2017-07-08 By Robbin Laird
Recently, I had a chance to return to RAF Lossiemouth to discuss with the Typhoon squadrons the way ahead.
A key element of that way ahead is the full integration with the legacy weapons on Tornado and preparing the way for new weapons and approaches to weaponization.
The core effort starts with integrating on Typhoon those weapons used on Tornado, which are appropriately integrated onto that aircraft.
During my visit I started with a visit with the Tornado Weapons Training unit, which was now becoming a Typhoon Weapons Training unit.
It was very appropriate because the Friday before my visit was the last flight of the Tornado transition squadron at Lossie.
As the BBC noted about the event on Friday, March 17, 2017:
The last Tornado squadron based at RAF Lossiemouth in Moray has staged a final flypast before being disbanded.
The Tornado has been the key fast attack jet for the RAF for almost 40 years, but it is now being replaced by Eurofighter Typhoons.
A flypast and simulated ground attack formed the culmination of the final formal sortie of 15 Squadron.
It is the training unit for the Tornado.
On Monday March 20, 2017, when I visited Lossie, the former Tornado weapons team was now a Typhoon weapons training team!
I visited the training hanger where a Typhoon now sat with the Tornado now exited from that hanger.
I was escorted through that hanger and briefed on the weapons in transition by Chief Tech Owen McAlister, Weapons Training Manager.
One of the technicians was working on the Typhoon and familiarizing himself with the aircraft while around the hanger were carefully place the various weapons used by Tornado and Typhoon, each with core functional capabilities for deep penetration strike, or air defense, or close proximity strike.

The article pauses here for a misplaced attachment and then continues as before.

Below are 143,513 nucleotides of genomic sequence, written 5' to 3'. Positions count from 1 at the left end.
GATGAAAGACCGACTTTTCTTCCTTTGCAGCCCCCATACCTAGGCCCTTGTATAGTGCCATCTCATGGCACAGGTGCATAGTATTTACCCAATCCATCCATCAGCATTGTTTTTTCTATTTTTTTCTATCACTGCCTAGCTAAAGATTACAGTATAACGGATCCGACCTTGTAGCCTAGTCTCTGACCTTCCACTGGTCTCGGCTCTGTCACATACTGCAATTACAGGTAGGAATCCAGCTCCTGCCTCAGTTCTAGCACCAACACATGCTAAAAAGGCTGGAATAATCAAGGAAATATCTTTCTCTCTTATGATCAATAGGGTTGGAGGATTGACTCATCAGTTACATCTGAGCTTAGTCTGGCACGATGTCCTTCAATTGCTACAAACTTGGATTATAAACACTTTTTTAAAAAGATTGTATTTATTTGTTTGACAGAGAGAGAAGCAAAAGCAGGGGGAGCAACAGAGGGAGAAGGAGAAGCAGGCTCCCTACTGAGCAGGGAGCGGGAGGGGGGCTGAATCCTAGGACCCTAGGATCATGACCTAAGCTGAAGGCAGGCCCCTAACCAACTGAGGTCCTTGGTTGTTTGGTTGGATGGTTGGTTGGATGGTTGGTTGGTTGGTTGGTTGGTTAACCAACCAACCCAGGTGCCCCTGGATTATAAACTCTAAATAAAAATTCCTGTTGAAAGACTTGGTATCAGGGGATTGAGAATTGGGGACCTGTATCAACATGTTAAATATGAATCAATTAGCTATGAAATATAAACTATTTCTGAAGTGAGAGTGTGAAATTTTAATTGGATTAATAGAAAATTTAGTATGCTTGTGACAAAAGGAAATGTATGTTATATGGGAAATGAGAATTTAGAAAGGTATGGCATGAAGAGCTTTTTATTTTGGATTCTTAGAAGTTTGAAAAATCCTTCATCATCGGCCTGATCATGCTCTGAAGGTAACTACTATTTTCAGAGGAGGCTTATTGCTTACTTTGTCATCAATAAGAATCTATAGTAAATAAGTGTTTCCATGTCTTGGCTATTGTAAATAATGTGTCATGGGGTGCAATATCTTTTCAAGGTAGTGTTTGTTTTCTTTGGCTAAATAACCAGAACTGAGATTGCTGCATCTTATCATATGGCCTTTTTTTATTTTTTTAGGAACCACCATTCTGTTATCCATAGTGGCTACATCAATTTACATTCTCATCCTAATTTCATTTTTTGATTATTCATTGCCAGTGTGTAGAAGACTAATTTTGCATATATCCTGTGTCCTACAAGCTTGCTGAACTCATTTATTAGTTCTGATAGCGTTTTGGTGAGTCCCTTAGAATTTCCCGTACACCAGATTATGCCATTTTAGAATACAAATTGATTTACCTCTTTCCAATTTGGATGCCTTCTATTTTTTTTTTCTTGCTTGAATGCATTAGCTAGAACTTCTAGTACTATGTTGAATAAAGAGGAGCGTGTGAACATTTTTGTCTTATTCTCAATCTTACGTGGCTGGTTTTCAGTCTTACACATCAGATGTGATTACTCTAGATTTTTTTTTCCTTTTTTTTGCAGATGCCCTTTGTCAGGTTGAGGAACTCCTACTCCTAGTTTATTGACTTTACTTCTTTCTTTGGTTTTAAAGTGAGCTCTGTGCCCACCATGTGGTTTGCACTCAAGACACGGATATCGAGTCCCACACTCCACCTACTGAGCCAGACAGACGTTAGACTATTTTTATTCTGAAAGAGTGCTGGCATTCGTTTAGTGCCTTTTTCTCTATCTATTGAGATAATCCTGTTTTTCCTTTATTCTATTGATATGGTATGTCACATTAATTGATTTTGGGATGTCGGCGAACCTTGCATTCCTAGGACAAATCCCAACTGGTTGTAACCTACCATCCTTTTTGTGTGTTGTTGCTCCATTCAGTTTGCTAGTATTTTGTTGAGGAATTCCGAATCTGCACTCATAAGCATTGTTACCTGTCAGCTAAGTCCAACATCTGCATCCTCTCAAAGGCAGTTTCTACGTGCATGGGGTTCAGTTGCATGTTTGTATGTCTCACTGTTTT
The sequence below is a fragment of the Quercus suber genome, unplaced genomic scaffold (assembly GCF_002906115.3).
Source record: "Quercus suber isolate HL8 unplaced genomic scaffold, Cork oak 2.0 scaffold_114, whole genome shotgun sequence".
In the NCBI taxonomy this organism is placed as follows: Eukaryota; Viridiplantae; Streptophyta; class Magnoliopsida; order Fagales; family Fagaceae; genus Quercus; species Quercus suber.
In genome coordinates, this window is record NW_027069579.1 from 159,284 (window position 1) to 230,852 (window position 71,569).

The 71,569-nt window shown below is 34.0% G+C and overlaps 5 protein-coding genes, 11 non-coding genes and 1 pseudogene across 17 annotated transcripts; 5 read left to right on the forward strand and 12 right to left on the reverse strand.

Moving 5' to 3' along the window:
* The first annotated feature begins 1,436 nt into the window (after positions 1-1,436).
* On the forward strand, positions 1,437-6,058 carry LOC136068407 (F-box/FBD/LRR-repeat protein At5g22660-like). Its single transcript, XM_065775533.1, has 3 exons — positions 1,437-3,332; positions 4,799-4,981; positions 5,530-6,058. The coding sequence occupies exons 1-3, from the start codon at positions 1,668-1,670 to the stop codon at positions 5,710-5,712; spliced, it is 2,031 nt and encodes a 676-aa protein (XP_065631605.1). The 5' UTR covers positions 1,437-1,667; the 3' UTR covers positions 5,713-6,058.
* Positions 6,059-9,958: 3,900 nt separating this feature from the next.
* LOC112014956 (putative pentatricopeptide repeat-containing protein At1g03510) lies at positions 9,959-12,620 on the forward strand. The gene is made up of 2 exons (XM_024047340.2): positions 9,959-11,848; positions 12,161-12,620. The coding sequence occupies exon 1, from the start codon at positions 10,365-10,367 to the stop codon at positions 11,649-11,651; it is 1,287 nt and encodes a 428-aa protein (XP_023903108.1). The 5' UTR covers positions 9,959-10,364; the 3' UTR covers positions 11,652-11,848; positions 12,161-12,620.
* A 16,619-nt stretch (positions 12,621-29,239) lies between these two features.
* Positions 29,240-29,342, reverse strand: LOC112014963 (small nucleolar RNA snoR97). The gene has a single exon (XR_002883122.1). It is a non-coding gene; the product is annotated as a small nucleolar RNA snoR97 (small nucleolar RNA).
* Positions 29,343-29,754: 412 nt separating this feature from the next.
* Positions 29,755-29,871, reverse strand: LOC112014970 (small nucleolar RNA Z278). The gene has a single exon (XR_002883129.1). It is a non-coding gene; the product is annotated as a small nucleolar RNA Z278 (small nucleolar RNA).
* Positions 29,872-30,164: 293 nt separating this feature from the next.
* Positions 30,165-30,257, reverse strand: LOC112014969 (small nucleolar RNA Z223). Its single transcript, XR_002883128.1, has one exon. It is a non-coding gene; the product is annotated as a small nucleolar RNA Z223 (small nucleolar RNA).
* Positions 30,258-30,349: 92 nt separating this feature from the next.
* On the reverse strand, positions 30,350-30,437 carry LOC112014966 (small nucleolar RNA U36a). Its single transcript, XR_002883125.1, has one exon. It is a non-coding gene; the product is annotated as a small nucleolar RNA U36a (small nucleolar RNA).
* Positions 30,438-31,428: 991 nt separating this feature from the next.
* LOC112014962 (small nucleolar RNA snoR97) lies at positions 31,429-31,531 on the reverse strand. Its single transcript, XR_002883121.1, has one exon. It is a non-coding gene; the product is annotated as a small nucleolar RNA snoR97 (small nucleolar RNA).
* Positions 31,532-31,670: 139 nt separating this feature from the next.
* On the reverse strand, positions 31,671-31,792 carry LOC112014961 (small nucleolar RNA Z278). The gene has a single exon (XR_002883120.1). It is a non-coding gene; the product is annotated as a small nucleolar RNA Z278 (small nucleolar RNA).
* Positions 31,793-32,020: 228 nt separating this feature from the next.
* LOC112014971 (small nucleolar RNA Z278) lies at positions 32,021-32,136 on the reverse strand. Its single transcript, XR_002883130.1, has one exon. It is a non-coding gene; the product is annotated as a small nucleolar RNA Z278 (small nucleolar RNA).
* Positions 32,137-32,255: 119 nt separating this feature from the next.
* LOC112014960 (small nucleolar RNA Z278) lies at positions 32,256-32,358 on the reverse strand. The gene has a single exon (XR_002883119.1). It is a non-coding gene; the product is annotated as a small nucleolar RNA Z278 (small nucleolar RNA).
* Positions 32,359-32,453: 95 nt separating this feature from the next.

It was the weapons catalogue for the transition in effect.
The domain knowledge of those weapons and their function on Tornado was being transitioned to Typhoon, with a full knowledge that several of these weapons would function differently on the successor aircraft.
This meant adjusting the training knowledge from the weapons-Tornado pairing to the weapons-Typhoon pairing even of the same weapon.
This was a shift in the domain knowledge and training which would be required as the integration efforts proceeded apace.
The RAF calls the transfer of capabilities from Tornado to Typhoon as Project Centurion, which is being done in three phases.
Phase One Enhancement (P1E) of the Typhoon has included the integration of Raytheon Paveway IVlaser/GPS-guided bombs. P1E entered service in 2015.
Phase Two Enhancements (P2E) include “initial integration” of MBDA’s Meteor BVRAAM and Storm Shadow air-to-surface cruise missile. P2E also includes additional human-machine interface (HMI) and availability improvements to operate the weapons as well.
“Final integration” of both weapons is part of P3E, which also includes the MBDA Brimstone 2 close air support weapon.
One piece of kit which was in the hangar but not going onto Typhoon was the RAPTOR pod. The legacy pod is too large to fit on the optimum centerline station of the Typhoon.
A redesigned pod is in process whereby the Typhoon’s centerline fuel tank would be modified to allow it to carry a significantly upgraded version of the RAPTOR pod.
I discussed with Chief Tech Owen McAlister a key weapon which led to the enhanced service life of the Tornado but which also highlighted the importance of having a weapons officer onboard the Tornado, namely dual seeker brimstone.
This weapon is launched and the weapons bus in turn allows maneuvering to the point where separate weapons can be released with great accuracy to very close proximity targets.
Having a weapons officer onboard obviously is a key part of the ability to have that reprogramming in flight capability.
As McAlister put it, “We first put the weapon into use a decade ago and it has become a weapon of choice for the RAF and for our allies in tasking the RAF as well.
“It enhanced the capability of the Tornado and what it could do in areas like Afghanistan.
“It became a more precise weapon and you could target individual houses, cars, moving targets, or even people with the weapon.”
There was synergy between the weapon and the Tornado’s configuration with a weapons officer onboard.
“Having a weapons officer onboard gives the pilot more freedom to concentrate on what he had to do and the weapons officer could focus solely on that weapon and the evolving targets.”